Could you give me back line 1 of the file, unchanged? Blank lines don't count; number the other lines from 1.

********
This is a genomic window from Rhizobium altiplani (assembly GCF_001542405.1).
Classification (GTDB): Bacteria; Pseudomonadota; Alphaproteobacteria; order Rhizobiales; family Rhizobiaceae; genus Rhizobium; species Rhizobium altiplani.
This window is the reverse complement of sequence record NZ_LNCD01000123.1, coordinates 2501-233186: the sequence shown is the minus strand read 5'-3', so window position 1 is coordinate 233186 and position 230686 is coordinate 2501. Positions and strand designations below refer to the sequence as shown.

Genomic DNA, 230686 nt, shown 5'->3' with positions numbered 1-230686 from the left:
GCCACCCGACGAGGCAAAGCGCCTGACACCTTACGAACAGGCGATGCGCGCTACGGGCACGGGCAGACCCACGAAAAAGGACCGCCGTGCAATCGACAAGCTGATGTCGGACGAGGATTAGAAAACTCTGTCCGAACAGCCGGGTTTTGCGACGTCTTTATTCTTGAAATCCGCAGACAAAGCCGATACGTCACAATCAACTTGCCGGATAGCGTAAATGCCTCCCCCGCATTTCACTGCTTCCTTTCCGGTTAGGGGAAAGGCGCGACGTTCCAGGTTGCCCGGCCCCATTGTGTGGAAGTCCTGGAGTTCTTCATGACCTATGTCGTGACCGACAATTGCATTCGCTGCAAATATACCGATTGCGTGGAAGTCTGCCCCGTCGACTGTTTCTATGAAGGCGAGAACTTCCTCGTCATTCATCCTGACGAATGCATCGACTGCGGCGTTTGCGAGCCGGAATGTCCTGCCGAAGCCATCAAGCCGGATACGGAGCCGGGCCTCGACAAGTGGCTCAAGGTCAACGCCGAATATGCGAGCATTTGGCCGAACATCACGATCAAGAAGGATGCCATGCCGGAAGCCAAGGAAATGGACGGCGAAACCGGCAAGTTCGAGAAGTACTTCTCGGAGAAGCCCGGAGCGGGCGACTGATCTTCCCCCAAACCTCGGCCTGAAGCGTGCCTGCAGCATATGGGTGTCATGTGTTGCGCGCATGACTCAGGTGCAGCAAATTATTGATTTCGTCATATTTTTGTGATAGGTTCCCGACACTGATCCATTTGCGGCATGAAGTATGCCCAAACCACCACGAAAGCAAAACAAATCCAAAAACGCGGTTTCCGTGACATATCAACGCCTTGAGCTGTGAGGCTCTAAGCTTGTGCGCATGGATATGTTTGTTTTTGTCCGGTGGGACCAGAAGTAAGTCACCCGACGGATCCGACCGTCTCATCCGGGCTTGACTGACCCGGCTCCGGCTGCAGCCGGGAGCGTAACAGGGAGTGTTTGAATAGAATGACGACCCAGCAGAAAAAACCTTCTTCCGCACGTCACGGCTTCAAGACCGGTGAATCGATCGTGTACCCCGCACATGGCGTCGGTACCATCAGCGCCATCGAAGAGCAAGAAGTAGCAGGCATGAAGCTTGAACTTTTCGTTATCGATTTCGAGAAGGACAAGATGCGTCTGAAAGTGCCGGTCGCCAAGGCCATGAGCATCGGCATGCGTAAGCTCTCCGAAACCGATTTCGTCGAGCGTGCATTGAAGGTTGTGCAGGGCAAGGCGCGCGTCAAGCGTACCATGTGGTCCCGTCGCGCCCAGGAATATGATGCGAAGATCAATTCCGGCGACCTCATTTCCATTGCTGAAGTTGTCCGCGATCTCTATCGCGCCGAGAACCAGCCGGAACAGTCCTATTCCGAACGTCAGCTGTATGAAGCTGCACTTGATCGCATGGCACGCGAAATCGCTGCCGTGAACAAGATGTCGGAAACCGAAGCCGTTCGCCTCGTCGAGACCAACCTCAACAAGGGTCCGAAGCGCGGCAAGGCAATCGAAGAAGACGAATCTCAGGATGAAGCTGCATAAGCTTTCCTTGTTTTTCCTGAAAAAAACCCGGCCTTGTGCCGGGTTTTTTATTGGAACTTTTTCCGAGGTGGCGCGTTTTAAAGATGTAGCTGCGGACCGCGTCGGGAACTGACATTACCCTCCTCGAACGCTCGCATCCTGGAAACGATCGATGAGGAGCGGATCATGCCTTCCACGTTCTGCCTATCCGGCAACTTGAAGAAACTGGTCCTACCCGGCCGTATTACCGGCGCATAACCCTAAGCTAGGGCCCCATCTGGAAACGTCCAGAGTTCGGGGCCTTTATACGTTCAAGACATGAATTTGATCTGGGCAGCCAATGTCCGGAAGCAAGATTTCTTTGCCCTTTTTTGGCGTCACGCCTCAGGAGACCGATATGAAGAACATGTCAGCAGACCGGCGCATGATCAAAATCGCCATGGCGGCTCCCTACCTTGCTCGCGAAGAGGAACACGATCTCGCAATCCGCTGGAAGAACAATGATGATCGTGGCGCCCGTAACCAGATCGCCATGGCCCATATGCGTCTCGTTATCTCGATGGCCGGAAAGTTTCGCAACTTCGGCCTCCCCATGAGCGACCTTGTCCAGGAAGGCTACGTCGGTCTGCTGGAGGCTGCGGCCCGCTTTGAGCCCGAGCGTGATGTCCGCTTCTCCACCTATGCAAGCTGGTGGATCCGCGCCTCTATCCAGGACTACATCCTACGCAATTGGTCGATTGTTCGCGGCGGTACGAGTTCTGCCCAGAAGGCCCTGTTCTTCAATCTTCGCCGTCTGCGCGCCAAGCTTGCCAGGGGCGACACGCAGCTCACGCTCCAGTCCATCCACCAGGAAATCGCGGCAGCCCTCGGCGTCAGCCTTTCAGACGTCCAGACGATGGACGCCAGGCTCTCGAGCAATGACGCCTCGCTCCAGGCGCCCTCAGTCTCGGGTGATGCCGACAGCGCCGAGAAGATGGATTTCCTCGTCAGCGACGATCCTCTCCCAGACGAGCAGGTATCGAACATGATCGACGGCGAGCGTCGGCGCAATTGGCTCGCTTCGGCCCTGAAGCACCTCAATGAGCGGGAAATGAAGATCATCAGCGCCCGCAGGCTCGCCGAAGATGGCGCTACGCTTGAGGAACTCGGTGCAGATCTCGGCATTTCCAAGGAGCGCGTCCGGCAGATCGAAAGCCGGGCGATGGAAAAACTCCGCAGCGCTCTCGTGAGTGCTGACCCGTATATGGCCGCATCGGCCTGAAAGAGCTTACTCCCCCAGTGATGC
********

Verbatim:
This is a genomic window from Rhizobium altiplani (assembly GCF_001542405.1).